For People Who Think

December 30, 2009

The Devil Made Him Do It…Or at Least Had a Hand In It!

Filed under: Uncategorized — 4peoplewhothink @ 5:42 pm

It should come as no surprise that the kid was a whiner.

Ever since 9/11 I’ve had people ask me how the Islamist terrorists can murder innocents and be willing to kill themselves in the process. The answer is that people who become fanatics in any cause have common personality characteristics that reveal a stunning degree of self-fixation. The 23-year-old Nigerian arrested in the attempted Christmas Day bombing of an American airliner is a textbook example.

There’s an Islamic Forum website called “”. The Washington Post reviewed 300 online postings under the name “farouk1986.” That’s a combination of Umar Farouk Abdulmutallab’s middle name and birth year. The postings contain Abdulmutallab’s deepest thoughts and feelings about love and marriage, his college ambitions, his horror of standardized testing and his inner struggle as a devout Muslim between liberalism and extremism. In postings between 2005 and 2007, he struggled to find friends online through Facebook and in other Islamic chat rooms: He wrote, “May Allah reward you for reading and reward you more for helping.”

A U.S. government official says that federal intelligence officials have not independently confirmed the identity of the posting’s author, but a good many of the biographical details in the writings match up with the would-be bomber’s biography. Farouk1986 wrote of being born in 1986 and having attended a fancy British boarding school in Togo. The postings also make reference to visits to Britain, the United States, Egypt and Yemen – all places that intelligence officials know Abdulmutallab visited. Farouk1986 wrote about considering applications to U.S. and British universities, including University College London, where Abdulmutallab enrolled in a three-year mechanical engineering program. Farouk1986 also wrote about his family’s wealth. Abdulmutallab’s father, Alhaji Umaru Mutallab, retired this year as chairman of First Bank of Nigeria.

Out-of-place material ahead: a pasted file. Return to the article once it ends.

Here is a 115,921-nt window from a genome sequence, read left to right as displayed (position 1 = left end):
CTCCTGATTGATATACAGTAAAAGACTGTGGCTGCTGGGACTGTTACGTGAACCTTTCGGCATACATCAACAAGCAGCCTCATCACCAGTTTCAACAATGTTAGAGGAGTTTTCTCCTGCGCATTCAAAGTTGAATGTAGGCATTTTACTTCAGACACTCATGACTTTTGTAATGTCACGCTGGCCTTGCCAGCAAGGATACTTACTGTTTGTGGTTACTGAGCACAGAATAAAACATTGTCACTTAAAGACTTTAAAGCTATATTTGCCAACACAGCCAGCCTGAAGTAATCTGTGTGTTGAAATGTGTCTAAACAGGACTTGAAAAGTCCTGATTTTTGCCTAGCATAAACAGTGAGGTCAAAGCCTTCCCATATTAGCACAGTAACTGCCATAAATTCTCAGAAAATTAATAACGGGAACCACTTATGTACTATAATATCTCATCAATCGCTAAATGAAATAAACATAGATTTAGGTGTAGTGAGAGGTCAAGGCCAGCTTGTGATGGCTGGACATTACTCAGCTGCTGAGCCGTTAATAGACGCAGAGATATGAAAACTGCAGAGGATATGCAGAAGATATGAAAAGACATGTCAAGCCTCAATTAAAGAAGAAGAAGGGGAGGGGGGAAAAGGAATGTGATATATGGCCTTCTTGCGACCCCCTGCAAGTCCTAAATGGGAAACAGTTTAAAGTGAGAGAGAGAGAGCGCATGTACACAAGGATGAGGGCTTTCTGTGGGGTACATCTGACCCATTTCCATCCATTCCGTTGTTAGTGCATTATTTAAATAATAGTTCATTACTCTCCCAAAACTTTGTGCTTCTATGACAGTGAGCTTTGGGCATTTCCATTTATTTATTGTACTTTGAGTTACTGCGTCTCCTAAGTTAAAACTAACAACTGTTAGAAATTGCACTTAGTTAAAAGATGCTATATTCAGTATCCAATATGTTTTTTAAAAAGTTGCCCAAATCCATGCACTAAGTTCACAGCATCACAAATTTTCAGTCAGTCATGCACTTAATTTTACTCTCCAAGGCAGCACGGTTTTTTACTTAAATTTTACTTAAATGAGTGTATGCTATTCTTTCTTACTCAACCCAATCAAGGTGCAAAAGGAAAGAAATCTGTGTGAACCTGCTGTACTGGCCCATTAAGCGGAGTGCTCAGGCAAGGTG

So, the would-be bomber was Farouk1986, all right, and, yes, he was a conspicuous whiner. In the postings, Farouk1986 complained that he had no one to talk to, “no one to consult, no one to support me and I feel depressed and lonely. I do not know what to do.” Farouk1986 wrote often of his desire to study engineering at either Stanford University, the University of California at Berkeley or the California Institute of Technology. He also wrote that he was disappointed with his performance on the Scholastic Aptitude Test. “I tried the SAT … It was a disaster!!!” He ultimately entered University College London. A classmate of his there, Fabrizio Cavallo Marincola, 22, told the Washington Post that Abdulmutallab graduated in May, 2008, after producing “the bare minimum of work … “He was pretty quiet and didn’t socialize much or have a girlfriend that I knew of.”

Abdulmutallab is the youngest of 16 children and the son of the second of his father’s two wives. He wasn’t used to being in charge of much of anything. Birth order traits aren’t necessarily destiny, but youngest children often are babied because the parents know that this is the last one. Psychologists say that youngest children often lack the drive of their older brothers and sisters and fail to develop sufficient levels of self-sufficiency. Last born or youngest children are more likely to be “loose cannons”, according to an article in Time magazine (“The Power of Birth Order”, Oct 29, 2007). Youngest children are more likely to be adventurous.